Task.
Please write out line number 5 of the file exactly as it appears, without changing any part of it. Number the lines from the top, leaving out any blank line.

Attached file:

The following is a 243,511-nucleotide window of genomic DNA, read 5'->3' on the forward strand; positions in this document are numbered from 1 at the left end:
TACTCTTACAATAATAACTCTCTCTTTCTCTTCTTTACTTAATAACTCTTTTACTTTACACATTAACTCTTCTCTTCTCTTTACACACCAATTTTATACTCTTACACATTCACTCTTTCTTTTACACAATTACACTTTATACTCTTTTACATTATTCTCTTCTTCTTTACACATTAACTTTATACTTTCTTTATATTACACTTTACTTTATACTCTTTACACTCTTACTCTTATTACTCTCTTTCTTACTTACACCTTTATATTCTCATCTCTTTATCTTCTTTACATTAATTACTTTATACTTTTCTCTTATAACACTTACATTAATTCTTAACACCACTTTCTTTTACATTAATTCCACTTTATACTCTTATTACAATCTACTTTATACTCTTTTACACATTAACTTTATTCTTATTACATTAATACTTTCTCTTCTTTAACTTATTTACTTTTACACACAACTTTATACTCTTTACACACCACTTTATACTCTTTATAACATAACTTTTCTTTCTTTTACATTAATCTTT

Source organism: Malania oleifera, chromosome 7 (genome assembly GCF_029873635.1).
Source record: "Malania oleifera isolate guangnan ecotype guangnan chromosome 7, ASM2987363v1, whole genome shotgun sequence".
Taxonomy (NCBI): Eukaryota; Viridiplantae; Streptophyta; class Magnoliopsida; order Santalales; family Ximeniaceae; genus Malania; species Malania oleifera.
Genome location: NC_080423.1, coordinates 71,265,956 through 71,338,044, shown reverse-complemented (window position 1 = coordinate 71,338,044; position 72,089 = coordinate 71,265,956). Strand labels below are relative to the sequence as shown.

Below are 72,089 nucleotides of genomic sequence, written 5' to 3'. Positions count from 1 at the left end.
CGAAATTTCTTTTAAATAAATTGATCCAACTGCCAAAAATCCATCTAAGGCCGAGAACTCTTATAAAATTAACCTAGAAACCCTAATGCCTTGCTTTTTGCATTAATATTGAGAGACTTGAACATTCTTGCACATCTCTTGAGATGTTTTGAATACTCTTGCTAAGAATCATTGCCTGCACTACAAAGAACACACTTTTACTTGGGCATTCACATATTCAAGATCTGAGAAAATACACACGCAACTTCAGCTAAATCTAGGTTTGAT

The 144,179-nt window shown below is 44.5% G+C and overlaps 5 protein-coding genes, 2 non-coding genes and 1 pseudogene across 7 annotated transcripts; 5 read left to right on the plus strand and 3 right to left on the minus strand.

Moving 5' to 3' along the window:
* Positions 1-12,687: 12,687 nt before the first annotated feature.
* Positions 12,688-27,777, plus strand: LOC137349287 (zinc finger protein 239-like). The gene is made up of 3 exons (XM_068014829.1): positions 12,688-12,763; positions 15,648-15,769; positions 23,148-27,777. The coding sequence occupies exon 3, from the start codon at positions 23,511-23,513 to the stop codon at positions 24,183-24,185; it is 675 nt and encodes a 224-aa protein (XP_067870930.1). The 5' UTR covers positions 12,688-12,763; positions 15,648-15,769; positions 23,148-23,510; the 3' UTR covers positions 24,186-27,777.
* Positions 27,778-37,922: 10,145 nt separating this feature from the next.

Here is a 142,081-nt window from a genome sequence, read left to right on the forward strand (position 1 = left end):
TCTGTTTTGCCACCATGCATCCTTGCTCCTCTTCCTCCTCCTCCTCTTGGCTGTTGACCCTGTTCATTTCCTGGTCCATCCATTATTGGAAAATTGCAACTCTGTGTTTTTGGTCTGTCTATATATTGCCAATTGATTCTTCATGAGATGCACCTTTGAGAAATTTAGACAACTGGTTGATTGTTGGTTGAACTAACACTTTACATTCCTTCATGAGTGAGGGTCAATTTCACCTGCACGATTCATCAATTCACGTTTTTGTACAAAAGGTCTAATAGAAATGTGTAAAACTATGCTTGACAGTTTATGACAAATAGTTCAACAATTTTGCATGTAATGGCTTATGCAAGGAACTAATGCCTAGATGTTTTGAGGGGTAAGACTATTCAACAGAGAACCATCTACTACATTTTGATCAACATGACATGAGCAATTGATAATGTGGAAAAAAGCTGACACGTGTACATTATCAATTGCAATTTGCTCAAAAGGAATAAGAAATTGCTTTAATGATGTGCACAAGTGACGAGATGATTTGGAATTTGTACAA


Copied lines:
Taxonomy (NCBI): Eukaryota; Viridiplantae; Streptophyta; class Magnoliopsida; order Santalales; family Ximeniaceae; genus Malania; species Malania oleifera.